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Safety First, Says OSHA.

A new proposal from the Occupational Safety and Health Administration (OSHA) could prevent 300,000 work-related injuries every year, and save $9 billion in workers' compensation costs.

The agency is aiming to curb workplace injuries by encouraging businesses to employ ergonomics programs. Ergonomics is the science of coordinating the worker to his environment to maximize productivity while minimizing fatigue and discomfort, which often leads to injury.

The plan, which excludes construction, maritime activities and agriculture, is two-fold. The first part would require manual labor companies to implement an ergonomics education program to teach employees how to prevent injuries. The second part mandates that if an employee reports a work-related injury, that part of the workplace must be reviewed for potential improvements.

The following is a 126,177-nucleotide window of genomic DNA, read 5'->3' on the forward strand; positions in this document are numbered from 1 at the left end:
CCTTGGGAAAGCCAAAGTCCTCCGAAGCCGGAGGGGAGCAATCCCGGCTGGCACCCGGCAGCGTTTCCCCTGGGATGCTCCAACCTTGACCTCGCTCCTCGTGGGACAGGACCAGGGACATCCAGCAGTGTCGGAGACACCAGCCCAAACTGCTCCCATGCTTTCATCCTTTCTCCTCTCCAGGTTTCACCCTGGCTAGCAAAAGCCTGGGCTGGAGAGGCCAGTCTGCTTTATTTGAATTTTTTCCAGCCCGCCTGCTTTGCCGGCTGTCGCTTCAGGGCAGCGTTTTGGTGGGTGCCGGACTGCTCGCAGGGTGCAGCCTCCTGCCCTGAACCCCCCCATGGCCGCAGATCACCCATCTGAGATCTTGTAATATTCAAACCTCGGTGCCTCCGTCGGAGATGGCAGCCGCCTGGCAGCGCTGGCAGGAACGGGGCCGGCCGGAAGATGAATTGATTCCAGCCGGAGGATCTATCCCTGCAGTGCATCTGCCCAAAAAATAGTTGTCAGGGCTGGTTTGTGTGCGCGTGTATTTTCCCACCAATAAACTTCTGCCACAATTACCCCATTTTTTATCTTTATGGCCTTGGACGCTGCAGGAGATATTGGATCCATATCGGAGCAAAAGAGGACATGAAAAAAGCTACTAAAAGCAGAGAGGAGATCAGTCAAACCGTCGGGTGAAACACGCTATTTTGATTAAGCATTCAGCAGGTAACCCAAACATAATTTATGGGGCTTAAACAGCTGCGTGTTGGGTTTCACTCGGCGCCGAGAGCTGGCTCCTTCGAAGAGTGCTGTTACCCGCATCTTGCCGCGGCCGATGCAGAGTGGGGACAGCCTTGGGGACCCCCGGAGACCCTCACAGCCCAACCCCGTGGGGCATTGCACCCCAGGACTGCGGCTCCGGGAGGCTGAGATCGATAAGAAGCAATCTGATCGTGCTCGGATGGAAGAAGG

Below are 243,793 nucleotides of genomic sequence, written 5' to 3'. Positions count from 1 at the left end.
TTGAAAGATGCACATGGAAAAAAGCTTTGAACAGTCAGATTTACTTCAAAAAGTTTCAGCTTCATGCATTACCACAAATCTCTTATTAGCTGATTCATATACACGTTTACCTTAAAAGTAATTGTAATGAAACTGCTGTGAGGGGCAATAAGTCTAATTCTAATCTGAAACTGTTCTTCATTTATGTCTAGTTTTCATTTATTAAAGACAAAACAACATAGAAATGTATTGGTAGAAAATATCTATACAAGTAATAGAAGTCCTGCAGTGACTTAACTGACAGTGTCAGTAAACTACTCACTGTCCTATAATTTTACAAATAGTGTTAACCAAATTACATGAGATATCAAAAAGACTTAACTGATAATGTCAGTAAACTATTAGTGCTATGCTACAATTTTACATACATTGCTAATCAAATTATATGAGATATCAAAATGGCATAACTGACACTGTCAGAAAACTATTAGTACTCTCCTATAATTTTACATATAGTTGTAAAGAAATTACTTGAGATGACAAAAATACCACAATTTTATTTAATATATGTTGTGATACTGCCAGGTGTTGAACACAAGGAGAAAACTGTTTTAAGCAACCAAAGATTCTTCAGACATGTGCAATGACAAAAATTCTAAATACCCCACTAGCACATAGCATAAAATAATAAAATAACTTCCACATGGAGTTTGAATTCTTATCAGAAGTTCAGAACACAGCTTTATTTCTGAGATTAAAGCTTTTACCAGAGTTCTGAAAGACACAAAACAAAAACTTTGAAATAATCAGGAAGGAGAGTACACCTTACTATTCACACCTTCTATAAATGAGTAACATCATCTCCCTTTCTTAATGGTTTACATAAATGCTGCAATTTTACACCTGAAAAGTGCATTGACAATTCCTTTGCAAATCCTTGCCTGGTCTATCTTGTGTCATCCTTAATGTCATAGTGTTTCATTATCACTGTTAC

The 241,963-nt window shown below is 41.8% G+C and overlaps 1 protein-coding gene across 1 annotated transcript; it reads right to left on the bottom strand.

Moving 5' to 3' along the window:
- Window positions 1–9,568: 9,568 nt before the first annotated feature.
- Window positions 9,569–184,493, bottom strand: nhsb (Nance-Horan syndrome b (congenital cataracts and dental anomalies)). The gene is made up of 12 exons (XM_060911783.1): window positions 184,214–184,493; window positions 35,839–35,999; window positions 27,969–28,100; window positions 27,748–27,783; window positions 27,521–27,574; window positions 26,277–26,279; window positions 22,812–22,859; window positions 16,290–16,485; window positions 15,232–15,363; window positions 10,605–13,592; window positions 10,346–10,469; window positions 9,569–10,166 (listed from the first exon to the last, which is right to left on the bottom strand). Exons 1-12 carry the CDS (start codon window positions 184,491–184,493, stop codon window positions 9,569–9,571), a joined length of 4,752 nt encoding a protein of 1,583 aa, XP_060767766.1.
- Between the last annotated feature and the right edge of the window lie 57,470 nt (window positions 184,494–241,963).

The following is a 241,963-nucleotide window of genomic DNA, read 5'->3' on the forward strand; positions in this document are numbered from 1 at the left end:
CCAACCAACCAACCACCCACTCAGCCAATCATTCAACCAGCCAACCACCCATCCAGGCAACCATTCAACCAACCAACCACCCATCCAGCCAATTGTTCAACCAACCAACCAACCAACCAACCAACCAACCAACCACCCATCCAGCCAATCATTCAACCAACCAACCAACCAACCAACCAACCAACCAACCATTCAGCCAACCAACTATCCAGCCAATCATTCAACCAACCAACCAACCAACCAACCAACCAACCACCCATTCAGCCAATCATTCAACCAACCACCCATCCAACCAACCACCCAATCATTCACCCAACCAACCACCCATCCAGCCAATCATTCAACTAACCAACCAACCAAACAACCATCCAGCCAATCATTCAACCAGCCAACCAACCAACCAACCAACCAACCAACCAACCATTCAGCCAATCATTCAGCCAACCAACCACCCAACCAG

"Real people are suffering real injuries that can disable their bodies and destroy their lives. The good news is that real solutions are available," said U.S. Labor Secretary Alexis Herman when she announced the plan in November.

But the new regulations are not good news for everyone. Business groups fear that implementing the proposed regulations may cost more than the $4.2 billion OSHA is predicting. The agency's figure "has no relevance to reality," Kevin Burke, vice president of government relations for Food Distributors International told The Washington Post. His company estimates that it will cost $26 billion to have just 80 of their 242 wholesale grocers and food distributors comply.

OSHA will hold three public hearings and take comments until Feb. 1. For more information visit www.osha.gov.
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Publication:Techniques
Article Type:Brief Article
Geographic Code:1USA
Date:Jan 1, 2000
Words:252
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